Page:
This is all nothing new of course. More than a century ago Ambrose Bierce wrote about insurance as "an ingenious modern game of chance in which the player is permitted to enjoy the comfortable conviction that he is beating the man who keeps the table."

Nothing has changed.   

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  • Zing - 2012-06-25 10:39

    Great article, Chris. I share your sentiments 100%. You said: "I have suggested that they rather buy shares in the insurance company because that way they will make a lot more money." Companies like Sanlam, Old Mutual, Liberty, other insurance companies, and even the big banks have to answer to their shareholders before they answer to the policy holders. When business goes very well, shareholders get hefty dividends and the policy holder gets . . well good returns. When business is not so good, the policyholder has to share in the loss as if he was a shareholder to start off with.

      Konstabel - 2012-06-26 09:18

      The statements made by Chris were certainly true of the old RA products but since the regulations on these products has changed the insurance companies have to be transparent with the fees charged and more realistic about potential returns. The only reason why one would use RA over other investment options are the tax breaks. If you have existing RAs check see if you will loose more by continuing with the product or by cancelling now. Also see if you can move it to a better product with the same insurer without having to pay cancellation fees.

  • gina.jardim - 2012-06-25 10:56

    Hi Chris, in a nutshell, what would you suggest we do with RAs currently owned? And where should we rather invest that money - good unit trusts perhaps?

      Chris - 2012-06-25 13:34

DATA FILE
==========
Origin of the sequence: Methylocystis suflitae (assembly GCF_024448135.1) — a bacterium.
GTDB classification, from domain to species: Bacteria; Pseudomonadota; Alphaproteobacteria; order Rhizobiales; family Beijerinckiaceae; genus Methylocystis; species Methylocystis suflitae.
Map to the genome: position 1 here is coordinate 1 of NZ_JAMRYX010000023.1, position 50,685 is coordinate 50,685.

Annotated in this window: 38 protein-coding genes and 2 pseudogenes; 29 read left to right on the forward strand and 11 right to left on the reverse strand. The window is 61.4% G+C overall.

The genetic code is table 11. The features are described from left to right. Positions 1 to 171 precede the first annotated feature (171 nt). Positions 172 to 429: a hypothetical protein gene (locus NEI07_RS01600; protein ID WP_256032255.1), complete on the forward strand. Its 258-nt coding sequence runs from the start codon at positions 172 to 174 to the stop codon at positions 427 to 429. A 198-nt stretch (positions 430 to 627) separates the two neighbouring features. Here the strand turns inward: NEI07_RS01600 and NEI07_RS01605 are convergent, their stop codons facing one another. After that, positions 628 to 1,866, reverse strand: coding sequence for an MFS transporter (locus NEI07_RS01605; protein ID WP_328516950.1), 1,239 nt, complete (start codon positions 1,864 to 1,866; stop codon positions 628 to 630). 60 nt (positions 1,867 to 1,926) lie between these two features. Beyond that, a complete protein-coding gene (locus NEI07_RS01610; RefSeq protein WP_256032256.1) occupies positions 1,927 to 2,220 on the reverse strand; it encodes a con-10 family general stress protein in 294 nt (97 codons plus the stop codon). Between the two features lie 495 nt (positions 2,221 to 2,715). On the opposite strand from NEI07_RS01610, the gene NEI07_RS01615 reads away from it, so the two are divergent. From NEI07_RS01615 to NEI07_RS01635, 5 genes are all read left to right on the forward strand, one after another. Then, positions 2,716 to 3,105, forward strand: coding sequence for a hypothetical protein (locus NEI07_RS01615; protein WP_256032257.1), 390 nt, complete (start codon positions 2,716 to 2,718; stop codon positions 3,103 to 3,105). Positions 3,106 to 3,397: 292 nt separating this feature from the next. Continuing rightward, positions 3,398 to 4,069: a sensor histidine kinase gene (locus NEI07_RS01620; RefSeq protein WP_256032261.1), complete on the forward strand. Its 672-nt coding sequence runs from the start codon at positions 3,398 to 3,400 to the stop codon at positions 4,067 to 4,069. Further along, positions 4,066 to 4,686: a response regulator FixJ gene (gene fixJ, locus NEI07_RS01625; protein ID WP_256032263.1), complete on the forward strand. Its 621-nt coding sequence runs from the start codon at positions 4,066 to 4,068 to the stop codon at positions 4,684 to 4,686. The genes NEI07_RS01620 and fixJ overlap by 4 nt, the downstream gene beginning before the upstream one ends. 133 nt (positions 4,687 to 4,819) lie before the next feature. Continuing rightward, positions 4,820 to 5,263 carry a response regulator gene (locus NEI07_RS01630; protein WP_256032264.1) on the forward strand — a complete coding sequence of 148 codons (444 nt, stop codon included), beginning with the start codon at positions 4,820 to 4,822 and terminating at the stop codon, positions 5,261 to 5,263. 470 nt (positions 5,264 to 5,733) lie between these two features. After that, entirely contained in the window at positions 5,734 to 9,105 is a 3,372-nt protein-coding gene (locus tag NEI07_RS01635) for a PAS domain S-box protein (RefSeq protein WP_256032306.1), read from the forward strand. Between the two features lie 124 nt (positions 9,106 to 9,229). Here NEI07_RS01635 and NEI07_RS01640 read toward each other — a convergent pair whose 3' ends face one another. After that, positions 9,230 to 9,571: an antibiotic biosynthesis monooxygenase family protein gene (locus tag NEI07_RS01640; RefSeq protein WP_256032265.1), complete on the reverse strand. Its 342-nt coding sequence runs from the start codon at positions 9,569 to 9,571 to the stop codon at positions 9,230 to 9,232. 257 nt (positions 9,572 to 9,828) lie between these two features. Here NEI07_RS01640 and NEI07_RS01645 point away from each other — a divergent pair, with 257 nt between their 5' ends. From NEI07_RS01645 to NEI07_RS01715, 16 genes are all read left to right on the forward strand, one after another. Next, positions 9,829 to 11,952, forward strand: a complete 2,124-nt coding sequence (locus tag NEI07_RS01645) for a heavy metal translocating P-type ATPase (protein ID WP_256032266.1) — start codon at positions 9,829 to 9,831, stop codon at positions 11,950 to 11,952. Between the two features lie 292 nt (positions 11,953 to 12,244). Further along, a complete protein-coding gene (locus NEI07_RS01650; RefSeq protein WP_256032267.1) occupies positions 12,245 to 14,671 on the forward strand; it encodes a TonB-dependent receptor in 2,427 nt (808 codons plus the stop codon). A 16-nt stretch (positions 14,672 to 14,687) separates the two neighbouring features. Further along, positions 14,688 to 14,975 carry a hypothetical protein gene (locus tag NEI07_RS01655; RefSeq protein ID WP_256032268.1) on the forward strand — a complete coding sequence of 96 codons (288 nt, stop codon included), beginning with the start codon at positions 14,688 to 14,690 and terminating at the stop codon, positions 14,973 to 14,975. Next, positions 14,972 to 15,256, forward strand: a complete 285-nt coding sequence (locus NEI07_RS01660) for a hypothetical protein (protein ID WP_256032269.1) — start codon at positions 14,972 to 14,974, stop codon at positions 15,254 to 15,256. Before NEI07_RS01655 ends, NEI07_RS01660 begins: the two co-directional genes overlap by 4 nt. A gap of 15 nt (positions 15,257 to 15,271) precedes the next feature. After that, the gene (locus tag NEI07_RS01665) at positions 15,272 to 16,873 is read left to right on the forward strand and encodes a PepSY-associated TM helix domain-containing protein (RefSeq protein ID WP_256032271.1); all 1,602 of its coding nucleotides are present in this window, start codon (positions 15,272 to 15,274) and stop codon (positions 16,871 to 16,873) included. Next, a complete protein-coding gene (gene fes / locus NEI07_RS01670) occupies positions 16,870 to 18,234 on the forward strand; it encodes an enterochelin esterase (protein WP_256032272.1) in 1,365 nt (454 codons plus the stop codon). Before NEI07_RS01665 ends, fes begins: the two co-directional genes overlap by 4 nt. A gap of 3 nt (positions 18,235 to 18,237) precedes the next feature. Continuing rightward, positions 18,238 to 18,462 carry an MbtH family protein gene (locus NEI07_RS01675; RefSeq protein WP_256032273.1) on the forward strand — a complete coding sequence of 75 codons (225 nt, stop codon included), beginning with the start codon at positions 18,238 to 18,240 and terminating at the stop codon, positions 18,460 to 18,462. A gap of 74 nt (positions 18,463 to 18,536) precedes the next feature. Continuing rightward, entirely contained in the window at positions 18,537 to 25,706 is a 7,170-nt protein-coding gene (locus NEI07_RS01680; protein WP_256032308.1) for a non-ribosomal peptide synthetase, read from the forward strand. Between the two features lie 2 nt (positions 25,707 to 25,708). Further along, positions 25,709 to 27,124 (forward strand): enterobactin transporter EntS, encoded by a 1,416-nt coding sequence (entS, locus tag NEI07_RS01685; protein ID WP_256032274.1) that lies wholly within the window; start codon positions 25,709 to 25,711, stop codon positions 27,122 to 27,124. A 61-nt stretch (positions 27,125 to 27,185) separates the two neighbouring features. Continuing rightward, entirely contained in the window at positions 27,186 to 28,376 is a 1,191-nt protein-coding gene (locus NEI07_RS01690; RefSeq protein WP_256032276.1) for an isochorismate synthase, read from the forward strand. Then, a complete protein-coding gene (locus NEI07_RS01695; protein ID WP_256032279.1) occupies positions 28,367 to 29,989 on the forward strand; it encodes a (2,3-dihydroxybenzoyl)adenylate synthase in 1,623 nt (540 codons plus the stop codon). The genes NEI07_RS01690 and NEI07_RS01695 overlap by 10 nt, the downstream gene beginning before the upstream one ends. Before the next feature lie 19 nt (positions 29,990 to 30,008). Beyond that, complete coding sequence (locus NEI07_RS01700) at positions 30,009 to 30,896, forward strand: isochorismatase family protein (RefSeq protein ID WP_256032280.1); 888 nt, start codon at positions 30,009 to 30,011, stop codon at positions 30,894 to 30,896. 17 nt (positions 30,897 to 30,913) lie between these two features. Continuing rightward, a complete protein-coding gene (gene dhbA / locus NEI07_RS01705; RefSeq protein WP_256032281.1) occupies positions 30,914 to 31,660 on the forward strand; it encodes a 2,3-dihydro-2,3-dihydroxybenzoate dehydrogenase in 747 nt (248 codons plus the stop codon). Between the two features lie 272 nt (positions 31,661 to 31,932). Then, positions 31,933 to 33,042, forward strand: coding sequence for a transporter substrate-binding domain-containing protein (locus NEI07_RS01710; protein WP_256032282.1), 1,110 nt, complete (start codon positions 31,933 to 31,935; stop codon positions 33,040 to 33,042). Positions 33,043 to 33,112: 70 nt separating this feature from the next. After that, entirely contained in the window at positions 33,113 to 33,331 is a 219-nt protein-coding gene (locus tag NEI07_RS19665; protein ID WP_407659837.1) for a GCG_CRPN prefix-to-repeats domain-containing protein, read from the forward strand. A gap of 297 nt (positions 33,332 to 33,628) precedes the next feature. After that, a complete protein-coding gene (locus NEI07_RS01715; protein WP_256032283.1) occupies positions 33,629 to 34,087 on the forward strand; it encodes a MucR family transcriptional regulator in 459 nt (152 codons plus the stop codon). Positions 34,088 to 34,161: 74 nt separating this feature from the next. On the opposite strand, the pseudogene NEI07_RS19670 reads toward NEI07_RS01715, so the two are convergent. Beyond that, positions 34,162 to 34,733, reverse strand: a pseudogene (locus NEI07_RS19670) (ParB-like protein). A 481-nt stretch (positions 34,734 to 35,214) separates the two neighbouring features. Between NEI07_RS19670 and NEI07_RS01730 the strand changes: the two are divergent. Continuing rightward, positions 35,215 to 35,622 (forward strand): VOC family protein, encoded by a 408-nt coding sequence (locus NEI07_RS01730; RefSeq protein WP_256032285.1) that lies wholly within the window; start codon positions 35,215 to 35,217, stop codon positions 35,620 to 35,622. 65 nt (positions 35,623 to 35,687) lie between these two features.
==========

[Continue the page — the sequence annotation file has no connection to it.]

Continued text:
Hi Gina I really wouldn't dare try and answer your question. I am no investment or pension expert . As you will see below I have been told that RA's these days are different to the older one's in terms of agents fees etc., but I am still very cynical about how they will perform. I just know far too many people who have been let down by insurance industry pension products. These days I just do m y own investing and in spite of not being an expert my performance has been better than any insurance company has managed to do for me in the past.

  • tomas.blendulf - 2012-06-25 11:12

    Hi Chris The RA policies you refer to are the old type insurance company products that paid advisor's upfront commissions. The client signed up for a debit order, and the advisor received commission based on a term (e.g 15 years worth of premiums) based on a percentage. This meant your policy began life with a massive liability to pay back the advisor's commission, so regardless of how well your underlying investment fund performed you were doomed to poor performance. Today if you purchase an RA through one of the LISP platforms, there are no upfront commissions payable. The advisor receives an ongoing fee (e.g. 0.5%p.a.) based on the investment value for which they are supposed to monitor and advise on your underlying investments. This means the RA should cost no more than you would pay buying a basket of unit trusts on the LISP platform, and all the fees are transparent and easy to understand. It's a shame these old practises have given RA's such a bad name, they are still great tools for retirement planning (particularly for the self employed). Your income, capital growth and dividends are tax free in the RA, and you get some creditor protection for the funds should you hit hard times. So don't disown your kids if they buy one! Provided they use a LISP platform and incur a reduction in yield of 2% or less.